Melted Crayon Art
January 8, 2012 9 Comments
I love crayons. I love the way they smell, their whimsical names, and the pleasant memories that flood me every time I use them. When Andy and I were young, we would run next door to our grandpa’s house for visits and Fig Newtons. On one particular visit, we pulled out his crayons and created a new use for them. We used to do this by melting them in the microwave to create new, psychedelic crayons, but this time we decided to take it to another level.
We crouched on the carpet behind our grandpa while he was asleep in his chair, snickering at the plan that was stirring in our minds. We carefully removed the wrappers, snapped them into tiny pieces and strategically placed them in the carpet in front of the radiator. We sat in amazement as the brilliant wax meshed with the cream-colored fibers of his carpet.
From then on, every time we visited our grandpa’s house we would grab a handful of crayons out of the bucket and place the small chunks in and around the existing melted crayon pile. I am not sure how long this went on for, but surprisingly it was our mother that noticed what we had done to his carpet. I can’t imagine she was very happy with us.
This story recently came up in a conversation, which got me thinking about how I can productively melt crayons and not be reprimanded as an end result. After a little research online I found that I could use crayons in a glue gun – who would have thought?
What you will need:
Canvas – size of your choice
Garbage Bags or Newspaper
Cardstock – optional
Paint – optional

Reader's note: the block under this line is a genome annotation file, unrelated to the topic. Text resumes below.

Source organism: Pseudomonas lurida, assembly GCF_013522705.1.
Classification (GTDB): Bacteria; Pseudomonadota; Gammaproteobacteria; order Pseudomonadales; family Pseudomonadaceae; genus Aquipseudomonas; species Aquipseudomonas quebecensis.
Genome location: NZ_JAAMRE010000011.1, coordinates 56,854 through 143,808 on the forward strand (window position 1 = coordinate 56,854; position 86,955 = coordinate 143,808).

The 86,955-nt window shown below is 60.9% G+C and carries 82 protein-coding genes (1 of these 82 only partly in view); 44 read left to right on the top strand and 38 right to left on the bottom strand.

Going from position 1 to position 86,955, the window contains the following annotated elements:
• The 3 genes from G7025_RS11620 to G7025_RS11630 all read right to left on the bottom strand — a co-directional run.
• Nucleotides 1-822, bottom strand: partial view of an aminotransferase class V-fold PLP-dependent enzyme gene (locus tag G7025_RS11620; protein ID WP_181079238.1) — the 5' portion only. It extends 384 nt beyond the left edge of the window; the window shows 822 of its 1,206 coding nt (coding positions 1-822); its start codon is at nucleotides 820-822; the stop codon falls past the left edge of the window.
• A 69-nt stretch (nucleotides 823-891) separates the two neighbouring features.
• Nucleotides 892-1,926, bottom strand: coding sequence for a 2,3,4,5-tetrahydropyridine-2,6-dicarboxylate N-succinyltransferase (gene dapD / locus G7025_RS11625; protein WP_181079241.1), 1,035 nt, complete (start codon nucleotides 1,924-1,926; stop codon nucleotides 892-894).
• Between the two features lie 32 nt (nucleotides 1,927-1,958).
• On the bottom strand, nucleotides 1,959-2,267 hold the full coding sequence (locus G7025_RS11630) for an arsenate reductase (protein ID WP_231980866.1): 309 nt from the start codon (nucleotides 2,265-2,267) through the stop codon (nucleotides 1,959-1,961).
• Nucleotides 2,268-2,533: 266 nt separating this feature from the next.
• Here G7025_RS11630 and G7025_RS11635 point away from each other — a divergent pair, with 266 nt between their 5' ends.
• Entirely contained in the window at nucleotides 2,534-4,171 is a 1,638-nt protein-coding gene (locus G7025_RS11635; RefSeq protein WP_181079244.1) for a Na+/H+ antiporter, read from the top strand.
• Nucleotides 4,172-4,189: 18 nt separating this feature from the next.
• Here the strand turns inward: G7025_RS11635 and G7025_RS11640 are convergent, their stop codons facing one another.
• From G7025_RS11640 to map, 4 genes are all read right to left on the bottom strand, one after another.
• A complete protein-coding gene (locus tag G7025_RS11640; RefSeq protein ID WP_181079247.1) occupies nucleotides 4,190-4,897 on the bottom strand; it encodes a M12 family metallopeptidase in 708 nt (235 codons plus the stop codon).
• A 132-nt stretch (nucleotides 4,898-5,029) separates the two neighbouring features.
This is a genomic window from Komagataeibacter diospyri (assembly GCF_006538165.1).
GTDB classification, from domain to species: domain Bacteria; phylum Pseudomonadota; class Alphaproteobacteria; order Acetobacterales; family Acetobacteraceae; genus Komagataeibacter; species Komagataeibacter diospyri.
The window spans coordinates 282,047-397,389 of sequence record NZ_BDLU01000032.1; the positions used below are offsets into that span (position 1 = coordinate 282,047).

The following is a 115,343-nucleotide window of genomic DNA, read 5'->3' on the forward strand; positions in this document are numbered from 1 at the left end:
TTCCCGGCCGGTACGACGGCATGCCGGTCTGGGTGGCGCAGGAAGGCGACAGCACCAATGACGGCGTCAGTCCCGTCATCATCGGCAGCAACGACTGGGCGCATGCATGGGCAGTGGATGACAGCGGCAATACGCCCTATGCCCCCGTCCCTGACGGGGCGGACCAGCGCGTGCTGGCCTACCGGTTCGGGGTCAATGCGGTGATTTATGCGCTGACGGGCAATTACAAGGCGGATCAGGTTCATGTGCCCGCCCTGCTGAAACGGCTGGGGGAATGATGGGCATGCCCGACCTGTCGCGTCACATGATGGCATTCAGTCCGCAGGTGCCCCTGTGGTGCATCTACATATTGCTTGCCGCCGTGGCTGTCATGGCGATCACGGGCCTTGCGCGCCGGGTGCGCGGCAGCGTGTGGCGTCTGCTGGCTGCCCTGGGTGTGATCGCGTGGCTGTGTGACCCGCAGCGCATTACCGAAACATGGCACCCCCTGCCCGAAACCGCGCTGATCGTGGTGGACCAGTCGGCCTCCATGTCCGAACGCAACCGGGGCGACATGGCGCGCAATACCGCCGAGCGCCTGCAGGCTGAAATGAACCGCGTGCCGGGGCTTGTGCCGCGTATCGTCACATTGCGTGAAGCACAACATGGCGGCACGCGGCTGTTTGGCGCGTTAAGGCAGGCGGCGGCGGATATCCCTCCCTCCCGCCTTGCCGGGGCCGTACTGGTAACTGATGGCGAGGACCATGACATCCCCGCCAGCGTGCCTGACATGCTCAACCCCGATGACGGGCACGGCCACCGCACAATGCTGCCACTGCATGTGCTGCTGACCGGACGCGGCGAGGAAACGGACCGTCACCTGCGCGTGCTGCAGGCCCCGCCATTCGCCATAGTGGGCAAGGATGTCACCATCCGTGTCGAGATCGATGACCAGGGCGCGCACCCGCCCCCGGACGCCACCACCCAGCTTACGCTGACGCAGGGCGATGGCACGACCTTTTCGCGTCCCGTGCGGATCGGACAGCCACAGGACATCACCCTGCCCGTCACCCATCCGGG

Paintbrush – optional
I think you could do just about any kind of design with this project, whether it be streaks, blobs or shapes. I had a specific idea in mind, inspired by a dream I had last night. If you want to add any other kind of medium to the canvas to add to the crayons, do that step first. I am really bad at drawing, so creating this silhouette took me a good 25 minutes. Haha, check out her feet.
I carefully painted the silhouette after I had her transferred to the canvas. I like to use oil paint, which was also the only black paint that I had. Exercise caution if you decide to go this route, as oil paint takes about 24 hours to fully dry. Somehow I still ended up with black paint on my face, which I of course did not notice until a good hour after my project was complete. Typical. You could probably also use a black permanent marker.
Next, I created a shield with the cardstock so the wax wouldn’t run all over the painted lady.
Remove the paper from the crayons. I think I got a special box so this surprisingly took me longer than I had anticipated. I used 18 crayons for a 12″ x 16″ canvas.
You will need to remove the component of the gun that is designed to push the glue forward, otherwise the crayons won’t fit. My attempts to remove it with a needle nose pliers were futile. I ended up removing the screws and completely dismantling the gun to remove it. So, this will basically become my crayon gun since I ruined it. Glue guns are about $2 at any craft store so don’t lose any sleep over this.
Use the garbage bags or newspaper to create a barrier around your workstation. I was concerned the wax was going to splatter all over the place once it heated in the gun so I took the ugliest crayon out of the box and used it as a tester to get a feel for the wax flow. It came out in a steady stream and I used the following color to push the existing color through, since my gun no longer had a trigger. This also creates a nice transition between colors. Start at the top and allow the wax to drip to the bottom of the canvas, working your way from left to right.
This was actually kind of an awkward project. I was crouched on the floor, focusing on not touching the drying wax with my hands or the glue gun cord or messing up my drying silhouette. Use extra caution when you are working near the object you added to the canvas. I slowly made my way through my pile of crayons until I reached the right side of the canvas.
I allowed the wax to dry before I made a couple of touch-ups with the black paint and removed the excess wax from the bottom of the canvas. I sat back and took in the views of the completed project, laughing to myself and wishing my little brother was here to melt crayons with me.